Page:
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Shruthi Murali
25 Jun 2019 . 1 min read

Travel Safety in Manufacturing is A Duty of Care That Needs To be Fulfilled


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With the growing scrutiny of the business practices of India Inc. and an increasingly unsafe and unpredictable world, employee safety has become a rising priority for Indian manufacturing firms. In 2014, the International Labour Organization estimated that 2.3 million people worldwide die each year from occupational accidents and work-related diseases, of which an estimated 1.2 million are in India alone. Juxtaposed against this background are the alarming road fatality statistics in India, with an estimated 400 people dying every day in traffic accidents.

While many companies take measures to protect their employees at the workplace, Travel safety is a neglected area of concern and one where companies have lower awareness and vigilance levels. Particularly in India, manufacturing facilities are located in notoriously unsafe areas.

As a result, employers carry a great Duty of Care obligation to protect their employees even as they travel outside the workplace. For organizations, the Duty of Care is a legal and ethical responsibility to take all reasonable measures necessary to prevent activities that could result in harm to employees and/or their property.

One of the myriad factories set up in Mewat, a hub of industry in Haryana, is MMTC-PAMP’s refinery. Home to India’s largest gold and silver processing facility, the company is also attempting to achieve greater diversity throughout the organization: across locations, hierarchy and roles. With the increasing number of women on its shop floors and in its offices, MMTC-PAMP places great emphasis on the Duty of Care, and has extensive measures implemented to ensure travel safety for its employees.

Among these are buses and cars for transportation, robust relationships with emergency service providers (police, fire departments and hospitals), vehicle monitoring systems, and clear travel guidelines baked into company-wide policies. “Urban centres where corporate offices are located have better transport facilities, ranging from public transit such as the Metro rail to ride-hailing services such as Uber. Manufacturing facilities rarely allow for such access, and companies such as ours need to go the extra mile to truly perform the Duty of Care well,”, Rashmi Dastidar, Chief Risk and Compliance Officer (CRCO) of MMTC-PAMP elaborate.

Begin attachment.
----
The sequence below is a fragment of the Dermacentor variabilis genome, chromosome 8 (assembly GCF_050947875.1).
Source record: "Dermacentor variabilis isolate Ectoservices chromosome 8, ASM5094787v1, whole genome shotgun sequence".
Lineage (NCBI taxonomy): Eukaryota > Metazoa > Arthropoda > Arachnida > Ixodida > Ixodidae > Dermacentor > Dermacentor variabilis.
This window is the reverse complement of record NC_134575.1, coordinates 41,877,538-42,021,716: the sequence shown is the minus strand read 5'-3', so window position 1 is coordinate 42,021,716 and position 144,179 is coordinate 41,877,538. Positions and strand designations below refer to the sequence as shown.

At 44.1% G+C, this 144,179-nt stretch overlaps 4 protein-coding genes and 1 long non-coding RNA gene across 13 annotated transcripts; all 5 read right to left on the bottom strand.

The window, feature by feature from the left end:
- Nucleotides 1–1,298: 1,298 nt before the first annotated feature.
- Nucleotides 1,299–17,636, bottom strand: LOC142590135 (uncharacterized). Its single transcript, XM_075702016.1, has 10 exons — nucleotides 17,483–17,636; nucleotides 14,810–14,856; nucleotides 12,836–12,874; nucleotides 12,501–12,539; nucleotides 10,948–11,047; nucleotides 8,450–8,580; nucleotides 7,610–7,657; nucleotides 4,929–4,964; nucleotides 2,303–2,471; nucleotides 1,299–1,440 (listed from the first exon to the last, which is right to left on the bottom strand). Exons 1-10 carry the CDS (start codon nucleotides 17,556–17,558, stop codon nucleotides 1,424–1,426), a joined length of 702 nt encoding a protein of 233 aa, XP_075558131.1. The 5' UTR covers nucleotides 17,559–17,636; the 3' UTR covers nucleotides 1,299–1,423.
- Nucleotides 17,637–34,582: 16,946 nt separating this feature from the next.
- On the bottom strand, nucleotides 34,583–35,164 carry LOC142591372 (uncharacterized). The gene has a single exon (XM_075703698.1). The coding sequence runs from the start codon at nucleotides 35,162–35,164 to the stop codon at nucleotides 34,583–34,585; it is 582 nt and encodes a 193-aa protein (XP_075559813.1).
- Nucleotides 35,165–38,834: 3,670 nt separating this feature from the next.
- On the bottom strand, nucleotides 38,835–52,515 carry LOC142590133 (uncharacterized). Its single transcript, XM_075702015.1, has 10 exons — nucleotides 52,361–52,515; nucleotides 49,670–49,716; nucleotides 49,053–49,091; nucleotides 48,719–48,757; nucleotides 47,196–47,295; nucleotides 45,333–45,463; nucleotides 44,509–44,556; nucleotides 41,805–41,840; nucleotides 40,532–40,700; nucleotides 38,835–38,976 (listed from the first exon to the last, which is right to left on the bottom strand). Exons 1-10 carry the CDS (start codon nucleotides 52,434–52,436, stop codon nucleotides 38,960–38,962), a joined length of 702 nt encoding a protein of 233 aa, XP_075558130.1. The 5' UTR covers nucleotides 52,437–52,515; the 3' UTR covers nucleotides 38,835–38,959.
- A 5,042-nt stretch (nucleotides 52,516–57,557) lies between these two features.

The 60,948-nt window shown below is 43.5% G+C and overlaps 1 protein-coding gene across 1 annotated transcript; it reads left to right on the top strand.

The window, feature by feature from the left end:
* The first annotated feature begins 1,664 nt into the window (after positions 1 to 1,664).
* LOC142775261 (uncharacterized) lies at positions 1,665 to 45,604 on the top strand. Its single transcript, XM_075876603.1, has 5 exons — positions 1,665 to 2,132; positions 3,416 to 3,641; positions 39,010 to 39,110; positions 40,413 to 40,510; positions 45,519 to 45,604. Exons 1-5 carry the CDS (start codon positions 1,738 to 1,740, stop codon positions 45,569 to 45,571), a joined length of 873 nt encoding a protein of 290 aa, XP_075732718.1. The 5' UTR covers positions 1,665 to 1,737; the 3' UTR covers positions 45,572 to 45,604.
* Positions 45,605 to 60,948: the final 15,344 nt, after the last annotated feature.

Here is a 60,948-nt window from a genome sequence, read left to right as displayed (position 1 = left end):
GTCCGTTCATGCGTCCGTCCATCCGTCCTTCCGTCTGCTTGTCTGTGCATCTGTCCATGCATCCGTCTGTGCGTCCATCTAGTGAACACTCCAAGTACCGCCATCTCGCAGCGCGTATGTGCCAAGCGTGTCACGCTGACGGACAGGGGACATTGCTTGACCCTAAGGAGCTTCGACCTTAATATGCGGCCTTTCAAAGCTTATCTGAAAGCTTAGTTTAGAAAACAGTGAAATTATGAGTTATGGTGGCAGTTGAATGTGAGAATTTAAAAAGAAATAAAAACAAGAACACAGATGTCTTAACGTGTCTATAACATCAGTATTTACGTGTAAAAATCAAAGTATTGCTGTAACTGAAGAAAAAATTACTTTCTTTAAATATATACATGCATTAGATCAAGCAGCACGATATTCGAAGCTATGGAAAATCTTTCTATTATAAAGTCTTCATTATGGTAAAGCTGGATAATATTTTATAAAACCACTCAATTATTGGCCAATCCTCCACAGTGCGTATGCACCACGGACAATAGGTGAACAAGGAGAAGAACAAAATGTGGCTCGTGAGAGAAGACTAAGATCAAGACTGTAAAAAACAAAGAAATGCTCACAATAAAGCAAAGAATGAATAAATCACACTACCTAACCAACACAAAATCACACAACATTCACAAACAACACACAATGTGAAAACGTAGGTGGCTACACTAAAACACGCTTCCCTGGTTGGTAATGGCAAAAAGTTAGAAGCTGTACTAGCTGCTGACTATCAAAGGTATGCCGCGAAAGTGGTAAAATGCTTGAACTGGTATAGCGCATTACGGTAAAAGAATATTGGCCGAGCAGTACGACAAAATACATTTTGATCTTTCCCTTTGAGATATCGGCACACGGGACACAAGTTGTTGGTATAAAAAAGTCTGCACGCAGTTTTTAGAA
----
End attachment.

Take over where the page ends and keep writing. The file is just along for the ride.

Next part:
Gender adds new dimensions to overall employee safety and specifically travel safety. For example, MMTC-PAMP makes sure that its female employees, in particular, are provided safe, door-to-door transport to and from the factory especially during winters that are infamously foggy in the region. Ms. Dastidar says, “An organization’s move towards diversity cannot progress without a proper safety infrastructure that especially accounts for and supports it. Making sure that there are clear guidelines and policies around employee working hours, transit and grievance redress mechanisms is a basic requirement.”

Organizations must also remember that the greatest factor in employee safety is Culture. Creating a company-wide culture that is both aware and respectful of individual and collective safety is the need of the hour.

Ms Dastidar emphasizes that this culture has to start from senior management and the risk office. Having internal risk audits on process and facility safety, an independent external auditor to provide robust feedback on safety measures and a strong safety officer who flags even potential near misses helps build this culture. The true marker of a robust safety culture is the prevalence of conversations around it. “Senior management must regularly take the pulse of the transformation as it unfolds, and encourage discussions around it. Are employees talking about safety over lunch? Are they openly flagging concerns and bringing their suggestions to the table at the appropriate forums? These are important questions that management must ask themselves if employee safety is to become a part of organizational DNA,” Ms. Dastidar concludes.


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Shruthi Murali

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